When the going gets tough: 4 ways to persevere in veterinary medicine


Check out these useful strategies for building resiliency so you can thrive and not just survive during adversity.

resiliency plant

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It’s no secret that veterinary professionals are resilient. During the COVID-19 pandemic, the profession was confronted with significant challenges but adjusted to sudden, drastic changes and propelled forward to meet the new and growing demands.

“Our profession is resilient, and if our profession is resilient, that means the professionals within the profession are resilient,” said Kara Burns, MS, MEd, LVT, VTS (Nutrition). “If we’re resilient it means we [have] recovered from [things] and learned to change course and move forward.”

When faced with adversity because of a worldwide pandemic or a challenging situation in the clinic—having the right tools to help you maintain resiliency is crucial. During her talk during the 2021 virtual Veterinary Meeting & Expo (VMX), Burns shared 4 strategies for persevering in veterinary medicine during adverse times.

Why resiliency matters

Burns told attendees that resiliency is a significant trait to possess in veterinary medicine because it:

  • Provides you with the emotional strength needed to cope with trauma, adversity, and hardship.
  • Allows you to work beyond setbacks and not let them deter you.
  • Makes you less likely to feel overwhelmed or helpless.
  • Helps you avoid unhealthy coping strategies (eg, avoidance, isolation, and self-medication).

1. Prioritize self-care

Maintaining a healthy lifestyle (ie, getting adequate sleep, eating well, and exercising) is key for maintaining resiliency.

Additionally, Burns emphasized that veterinary team members have experienced enormous loads of stress during the pandemic, so practicing these healthy habits is vital for your overall mental and physical health.

2. Nurture close relationships

Fostering close relationships with immediate and extended family, team members, and organizations is crucial when trouble arises. Along with having a solid support system, it’s essential to practice effective communication. Let people know when you’re on the brink of burning out and lean on the people you love and trust during those challenging times.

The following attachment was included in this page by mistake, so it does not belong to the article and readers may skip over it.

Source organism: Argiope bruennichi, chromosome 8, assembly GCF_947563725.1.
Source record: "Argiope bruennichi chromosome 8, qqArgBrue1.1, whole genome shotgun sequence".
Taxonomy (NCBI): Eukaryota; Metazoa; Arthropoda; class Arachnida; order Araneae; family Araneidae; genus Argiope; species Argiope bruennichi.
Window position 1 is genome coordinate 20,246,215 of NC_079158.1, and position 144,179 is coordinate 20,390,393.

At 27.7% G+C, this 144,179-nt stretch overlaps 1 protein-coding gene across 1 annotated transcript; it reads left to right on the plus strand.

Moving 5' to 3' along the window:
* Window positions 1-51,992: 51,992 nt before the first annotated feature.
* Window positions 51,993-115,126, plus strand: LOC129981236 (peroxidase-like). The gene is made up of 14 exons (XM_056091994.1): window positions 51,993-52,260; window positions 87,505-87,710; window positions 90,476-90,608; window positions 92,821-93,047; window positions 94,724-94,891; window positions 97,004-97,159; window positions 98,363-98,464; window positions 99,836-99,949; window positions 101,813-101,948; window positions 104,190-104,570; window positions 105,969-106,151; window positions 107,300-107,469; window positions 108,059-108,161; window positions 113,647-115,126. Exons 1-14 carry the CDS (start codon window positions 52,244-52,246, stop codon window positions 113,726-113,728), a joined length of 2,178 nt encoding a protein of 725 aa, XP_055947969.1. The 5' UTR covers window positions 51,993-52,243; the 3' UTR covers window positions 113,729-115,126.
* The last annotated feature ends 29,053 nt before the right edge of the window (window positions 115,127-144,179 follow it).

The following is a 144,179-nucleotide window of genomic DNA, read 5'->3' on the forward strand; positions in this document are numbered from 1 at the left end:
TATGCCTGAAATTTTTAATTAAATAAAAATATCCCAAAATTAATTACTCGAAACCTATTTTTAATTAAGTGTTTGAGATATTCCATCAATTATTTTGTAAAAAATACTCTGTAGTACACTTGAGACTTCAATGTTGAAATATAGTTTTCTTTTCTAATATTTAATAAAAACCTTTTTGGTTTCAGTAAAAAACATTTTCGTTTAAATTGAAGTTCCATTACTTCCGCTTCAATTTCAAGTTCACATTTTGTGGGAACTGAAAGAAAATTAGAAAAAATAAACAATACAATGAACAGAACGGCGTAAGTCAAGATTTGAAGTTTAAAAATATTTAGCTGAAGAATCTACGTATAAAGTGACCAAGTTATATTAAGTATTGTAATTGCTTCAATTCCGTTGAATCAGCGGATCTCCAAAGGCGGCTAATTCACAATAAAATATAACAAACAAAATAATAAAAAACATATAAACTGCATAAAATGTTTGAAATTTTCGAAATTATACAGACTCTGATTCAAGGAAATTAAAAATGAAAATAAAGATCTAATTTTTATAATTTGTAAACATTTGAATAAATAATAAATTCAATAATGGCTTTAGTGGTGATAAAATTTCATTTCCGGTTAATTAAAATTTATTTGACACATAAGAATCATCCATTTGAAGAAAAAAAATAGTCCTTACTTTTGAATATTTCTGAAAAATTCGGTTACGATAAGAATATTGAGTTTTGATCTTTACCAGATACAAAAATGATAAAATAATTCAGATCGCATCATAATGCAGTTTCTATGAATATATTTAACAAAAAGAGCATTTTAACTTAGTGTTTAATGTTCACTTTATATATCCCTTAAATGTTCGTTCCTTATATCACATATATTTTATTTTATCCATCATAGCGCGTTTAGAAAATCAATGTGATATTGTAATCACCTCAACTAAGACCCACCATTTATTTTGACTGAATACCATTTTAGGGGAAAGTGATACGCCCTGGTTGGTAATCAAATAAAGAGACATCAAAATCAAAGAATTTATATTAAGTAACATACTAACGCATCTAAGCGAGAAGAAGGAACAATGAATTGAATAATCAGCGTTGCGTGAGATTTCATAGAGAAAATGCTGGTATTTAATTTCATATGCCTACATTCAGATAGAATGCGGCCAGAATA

“We’re going to nurture these close relationships and have these relationships there for when something bad, something tough, something difficult comes up,” Burns said.

3.View failure as a learning opportunity

Failure is inevitable. While it can be frustrating and even discouraging, it can help you grow personally and professionally. A crucial element of being resilient is accepting that it’s OK to make mistakes.

“Failure is not fatal—we learn so much when we fail. As long as we are failing forward, taking that failure, taking that feedback from our failures, learning from it, and then applying and moving forward then we truly aren’t failing,” said Burns.

4. Maintain a positive outlook

When things aren’t going your way, staying hopeful can promote resiliency, Burns said, adding that optimism empowers you to expect good things to occur even when there’s a storm around you. Burns also suggested visualizing what you want.

“Studies have looked at visualization and it really does make a difference; it changes your mindset maybe even on the subconscious level," she said. So seeing the outcome you want is the first step to altering your reality, she explained. Don’t let fear of failure hold you back, she added.

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